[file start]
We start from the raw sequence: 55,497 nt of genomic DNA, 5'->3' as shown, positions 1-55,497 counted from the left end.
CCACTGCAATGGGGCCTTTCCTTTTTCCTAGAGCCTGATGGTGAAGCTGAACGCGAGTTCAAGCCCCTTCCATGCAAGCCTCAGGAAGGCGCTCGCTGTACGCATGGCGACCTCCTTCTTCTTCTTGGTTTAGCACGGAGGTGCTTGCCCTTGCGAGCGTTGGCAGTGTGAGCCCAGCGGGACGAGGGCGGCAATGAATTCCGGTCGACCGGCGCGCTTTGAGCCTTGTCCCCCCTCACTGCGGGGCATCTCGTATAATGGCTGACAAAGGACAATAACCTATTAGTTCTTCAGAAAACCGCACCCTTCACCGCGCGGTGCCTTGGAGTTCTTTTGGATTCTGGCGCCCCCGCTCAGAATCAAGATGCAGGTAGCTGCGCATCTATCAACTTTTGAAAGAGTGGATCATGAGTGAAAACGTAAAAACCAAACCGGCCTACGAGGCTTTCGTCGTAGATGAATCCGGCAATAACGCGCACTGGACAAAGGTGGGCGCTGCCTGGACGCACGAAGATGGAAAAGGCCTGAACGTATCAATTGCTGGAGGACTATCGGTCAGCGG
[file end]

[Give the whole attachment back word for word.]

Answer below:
We start from the raw sequence: 55,497 nt of genomic DNA, 5'->3' as shown, positions 1-55,497 counted from the left end.
CCACTGCAATGGGGCCTTTCCTTTTTCCTAGAGCCTGATGGTGAAGCTGAACGCGAGTTCAAGCCCCTTCCATGCAAGCCTCAGGAAGGCGCTCGCTGTACGCATGGCGACCTCCTTCTTCTTCTTGGTTTAGCACGGAGGTGCTTGCCCTTGCGAGCGTTGGCAGTGTGAGCCCAGCGGGACGAGGGCGGCAATGAATTCCGGTCGACCGGCGCGCTTTGAGCCTTGTCCCCCCTCACTGCGGGGCATCTCGTATAATGGCTGACAAAGGACAATAACCTATTAGTTCTTCAGAAAACCGCACCCTTCACCGCGCGGTGCCTTGGAGTTCTTTTGGATTCTGGCGCCCCCGCTCAGAATCAAGATGCAGGTAGCTGCGCATCTATCAACTTTTGAAAGAGTGGATCATGAGTGAAAACGTAAAAACCAAACCGGCCTACGAGGCTTTCGTCGTAGATGAATCCGGCAATAACGCGCACTGGACAAAGGTGGGCGCTGCCTGGACGCACGAAGATGGAAAAGGCCTGAACGTATCAATTGCTGGAGGACTATCGGTCAGCGG